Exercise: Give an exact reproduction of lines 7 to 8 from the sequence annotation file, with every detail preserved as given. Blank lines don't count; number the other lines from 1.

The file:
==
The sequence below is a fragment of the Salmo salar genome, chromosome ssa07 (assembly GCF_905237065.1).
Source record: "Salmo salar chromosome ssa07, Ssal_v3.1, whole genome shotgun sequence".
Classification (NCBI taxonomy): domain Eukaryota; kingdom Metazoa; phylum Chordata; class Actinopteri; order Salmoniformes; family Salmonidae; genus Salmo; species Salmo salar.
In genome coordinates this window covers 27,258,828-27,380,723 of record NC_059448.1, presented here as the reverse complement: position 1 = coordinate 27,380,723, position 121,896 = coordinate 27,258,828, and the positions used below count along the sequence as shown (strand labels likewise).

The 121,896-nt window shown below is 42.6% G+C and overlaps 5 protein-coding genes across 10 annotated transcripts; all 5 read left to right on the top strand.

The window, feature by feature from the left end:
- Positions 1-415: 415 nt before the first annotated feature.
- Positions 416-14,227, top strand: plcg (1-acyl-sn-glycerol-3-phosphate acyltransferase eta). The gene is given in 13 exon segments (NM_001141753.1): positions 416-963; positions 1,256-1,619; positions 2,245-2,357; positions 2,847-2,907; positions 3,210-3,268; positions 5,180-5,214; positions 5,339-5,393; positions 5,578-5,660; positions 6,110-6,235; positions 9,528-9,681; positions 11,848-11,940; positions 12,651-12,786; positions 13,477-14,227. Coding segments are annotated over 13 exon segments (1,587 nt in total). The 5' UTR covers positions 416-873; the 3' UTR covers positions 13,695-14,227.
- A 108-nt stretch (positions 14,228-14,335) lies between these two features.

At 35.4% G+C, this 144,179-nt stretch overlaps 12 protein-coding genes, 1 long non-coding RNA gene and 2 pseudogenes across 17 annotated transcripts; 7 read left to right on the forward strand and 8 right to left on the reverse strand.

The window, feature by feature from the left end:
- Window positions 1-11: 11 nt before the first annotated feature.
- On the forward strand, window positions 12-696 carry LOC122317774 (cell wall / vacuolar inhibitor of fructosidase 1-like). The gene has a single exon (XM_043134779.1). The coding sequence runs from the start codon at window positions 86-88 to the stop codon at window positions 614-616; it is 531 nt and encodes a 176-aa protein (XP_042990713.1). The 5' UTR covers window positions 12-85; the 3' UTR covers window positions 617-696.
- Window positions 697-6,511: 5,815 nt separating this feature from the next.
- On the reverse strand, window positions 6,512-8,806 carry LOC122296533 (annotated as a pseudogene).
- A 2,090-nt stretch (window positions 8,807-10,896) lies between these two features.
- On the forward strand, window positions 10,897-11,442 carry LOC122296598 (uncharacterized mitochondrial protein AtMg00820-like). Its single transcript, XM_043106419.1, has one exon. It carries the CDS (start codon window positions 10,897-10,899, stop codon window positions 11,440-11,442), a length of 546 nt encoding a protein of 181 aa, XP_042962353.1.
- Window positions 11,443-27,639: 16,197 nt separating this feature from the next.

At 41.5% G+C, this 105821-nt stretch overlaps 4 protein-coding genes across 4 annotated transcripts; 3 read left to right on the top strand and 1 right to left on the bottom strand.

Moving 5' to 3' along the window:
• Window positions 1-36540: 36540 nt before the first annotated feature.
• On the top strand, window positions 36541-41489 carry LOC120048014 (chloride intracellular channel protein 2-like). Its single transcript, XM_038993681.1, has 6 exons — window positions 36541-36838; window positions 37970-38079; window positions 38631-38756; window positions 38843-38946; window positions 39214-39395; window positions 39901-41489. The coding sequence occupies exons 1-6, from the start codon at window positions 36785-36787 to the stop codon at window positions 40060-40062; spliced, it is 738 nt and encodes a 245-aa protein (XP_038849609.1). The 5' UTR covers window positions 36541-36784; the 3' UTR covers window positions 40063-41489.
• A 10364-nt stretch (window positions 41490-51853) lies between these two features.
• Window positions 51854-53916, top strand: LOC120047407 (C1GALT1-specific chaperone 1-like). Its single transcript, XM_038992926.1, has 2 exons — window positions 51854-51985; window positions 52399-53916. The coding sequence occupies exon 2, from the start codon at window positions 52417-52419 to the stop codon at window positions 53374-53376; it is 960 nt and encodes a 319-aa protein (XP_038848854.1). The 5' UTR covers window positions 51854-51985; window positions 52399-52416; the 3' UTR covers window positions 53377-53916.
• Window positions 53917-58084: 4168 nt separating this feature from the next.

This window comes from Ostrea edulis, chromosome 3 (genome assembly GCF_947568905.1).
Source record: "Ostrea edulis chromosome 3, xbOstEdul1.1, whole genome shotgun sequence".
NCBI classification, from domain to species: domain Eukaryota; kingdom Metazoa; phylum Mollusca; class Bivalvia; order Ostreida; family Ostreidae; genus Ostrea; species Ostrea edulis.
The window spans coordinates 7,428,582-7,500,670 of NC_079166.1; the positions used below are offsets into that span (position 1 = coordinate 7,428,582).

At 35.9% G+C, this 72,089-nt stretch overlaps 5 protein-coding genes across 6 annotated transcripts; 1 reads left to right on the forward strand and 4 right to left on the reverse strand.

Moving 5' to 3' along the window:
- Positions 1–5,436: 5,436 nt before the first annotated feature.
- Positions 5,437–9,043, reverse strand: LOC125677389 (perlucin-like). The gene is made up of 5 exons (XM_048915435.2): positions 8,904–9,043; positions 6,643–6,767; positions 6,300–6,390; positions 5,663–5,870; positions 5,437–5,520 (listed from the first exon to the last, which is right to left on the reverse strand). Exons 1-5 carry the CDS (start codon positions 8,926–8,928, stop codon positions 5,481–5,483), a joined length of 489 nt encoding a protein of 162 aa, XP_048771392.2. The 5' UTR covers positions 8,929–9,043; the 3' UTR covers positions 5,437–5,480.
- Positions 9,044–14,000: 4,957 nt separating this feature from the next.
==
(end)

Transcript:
- Positions 1-415: 415 nt before the first annotated feature.
- Positions 416-14,227, top strand: plcg (1-acyl-sn-glycerol-3-phosphate acyltransferase eta). The gene is given in 13 exon segments (NM_001141753.1): positions 416-963; positions 1,256-1,619; positions 2,245-2,357; positions 2,847-2,907; positions 3,210-3,268; positions 5,180-5,214; positions 5,339-5,393; positions 5,578-5,660; positions 6,110-6,235; positions 9,528-9,681; positions 11,848-11,940; positions 12,651-12,786; positions 13,477-14,227. Coding segments are annotated over 13 exon segments (1,587 nt in total). The 5' UTR covers positions 416-873; the 3' UTR covers positions 13,695-14,227.